tm->setOptLevel(llvm::CodeGenOpt::Aggressive);

And it doesn't make much of a difference.

And also:

tm->setFastISel(true);

(previous email).

Is there anything else I can try?

Can you build the code with llc? Try with the large code model. I
think that is the default for MCJIT and can be less efficient.

Cheers,
Rafael

OK. I will ask the optimization guys to extract a good example from the production code.

From: "Morten Brodersen via llvm-dev" <llvm-dev@lists.llvm.org>
To: "llvm-dev" <llvm-dev@lists.llvm.org>
Sent: Thursday, February 4, 2016 9:26:51 PM
Subject: Re: [llvm-dev] MCJit Runtine Performance

Hi Hal,

We are using the default register allocator. I assume the greedy one
is
default?

As for other target machine optimizations:

I have tried:

llvm::TargetMachine* tm = ...;

tm->setOptLevel(llvm::CodeGenOpt::Aggressive);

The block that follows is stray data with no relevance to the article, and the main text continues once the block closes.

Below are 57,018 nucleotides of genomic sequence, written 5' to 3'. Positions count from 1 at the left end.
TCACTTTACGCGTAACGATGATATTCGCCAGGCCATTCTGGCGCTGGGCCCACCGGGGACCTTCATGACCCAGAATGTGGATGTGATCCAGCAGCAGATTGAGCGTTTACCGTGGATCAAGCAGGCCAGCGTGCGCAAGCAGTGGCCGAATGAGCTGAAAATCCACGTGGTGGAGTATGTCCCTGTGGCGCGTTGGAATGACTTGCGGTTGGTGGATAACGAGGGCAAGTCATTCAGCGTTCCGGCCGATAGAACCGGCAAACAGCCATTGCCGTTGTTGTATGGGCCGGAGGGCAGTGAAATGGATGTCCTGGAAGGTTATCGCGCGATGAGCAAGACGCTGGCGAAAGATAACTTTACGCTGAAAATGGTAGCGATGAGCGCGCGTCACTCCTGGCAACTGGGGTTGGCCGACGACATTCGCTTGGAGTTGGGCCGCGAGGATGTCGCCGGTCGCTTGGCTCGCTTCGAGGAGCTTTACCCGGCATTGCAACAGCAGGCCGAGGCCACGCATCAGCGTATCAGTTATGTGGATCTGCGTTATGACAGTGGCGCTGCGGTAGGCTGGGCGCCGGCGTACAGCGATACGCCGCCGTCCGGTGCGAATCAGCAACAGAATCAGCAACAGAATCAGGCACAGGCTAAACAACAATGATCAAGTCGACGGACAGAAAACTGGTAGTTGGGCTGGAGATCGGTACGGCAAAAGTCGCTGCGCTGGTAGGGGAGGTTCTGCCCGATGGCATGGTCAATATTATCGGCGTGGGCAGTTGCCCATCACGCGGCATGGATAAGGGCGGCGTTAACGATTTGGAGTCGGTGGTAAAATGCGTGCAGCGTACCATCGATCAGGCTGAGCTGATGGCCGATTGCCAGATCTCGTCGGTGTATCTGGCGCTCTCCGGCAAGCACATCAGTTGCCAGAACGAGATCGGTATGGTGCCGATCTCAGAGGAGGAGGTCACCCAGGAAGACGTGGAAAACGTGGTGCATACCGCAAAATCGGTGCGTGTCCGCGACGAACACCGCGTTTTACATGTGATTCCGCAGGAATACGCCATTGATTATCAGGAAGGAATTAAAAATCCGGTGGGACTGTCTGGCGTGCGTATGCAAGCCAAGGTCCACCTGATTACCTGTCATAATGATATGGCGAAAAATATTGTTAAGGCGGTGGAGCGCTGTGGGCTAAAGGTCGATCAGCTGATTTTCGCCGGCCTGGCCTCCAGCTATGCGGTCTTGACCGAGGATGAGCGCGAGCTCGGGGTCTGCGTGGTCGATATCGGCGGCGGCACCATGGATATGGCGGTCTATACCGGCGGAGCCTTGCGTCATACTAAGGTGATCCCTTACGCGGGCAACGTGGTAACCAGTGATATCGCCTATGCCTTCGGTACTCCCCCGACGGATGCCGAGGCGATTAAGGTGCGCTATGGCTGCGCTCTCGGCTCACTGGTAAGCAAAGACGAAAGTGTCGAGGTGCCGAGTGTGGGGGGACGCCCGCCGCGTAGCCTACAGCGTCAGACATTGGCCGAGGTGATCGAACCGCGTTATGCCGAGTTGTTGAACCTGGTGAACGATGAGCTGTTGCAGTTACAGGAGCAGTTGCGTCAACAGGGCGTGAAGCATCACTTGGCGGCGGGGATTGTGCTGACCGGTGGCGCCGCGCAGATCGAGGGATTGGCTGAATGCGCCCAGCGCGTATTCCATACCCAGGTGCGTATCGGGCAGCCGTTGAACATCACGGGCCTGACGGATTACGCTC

And it doesn't make much of a difference.

And also:

tm->setFastISel(true);

(previous email).

Is there anything else I can try?

From your previous e-mail, it seems like this is a case of too little optimization, not too much, right?

Are you creating a TargetTransformInfo object for your target?

CodeGenPasses->add(
          createTargetTransformInfoWrapperPass(TM->getTargetIRAnalysis())

I assume you're dominated by integer computation, not floating-point, is that correct?

-Hal

Hi Lang,

MCJIT does not compile lazily (though it sounds like that’s not an issue here?)

That is not an issue here since the code JIT’s once (a few secs) and then run the generated machine code for hours.

Morten - Can you share any test cases that demonstrate the slowdown. I’d love to take a look at this.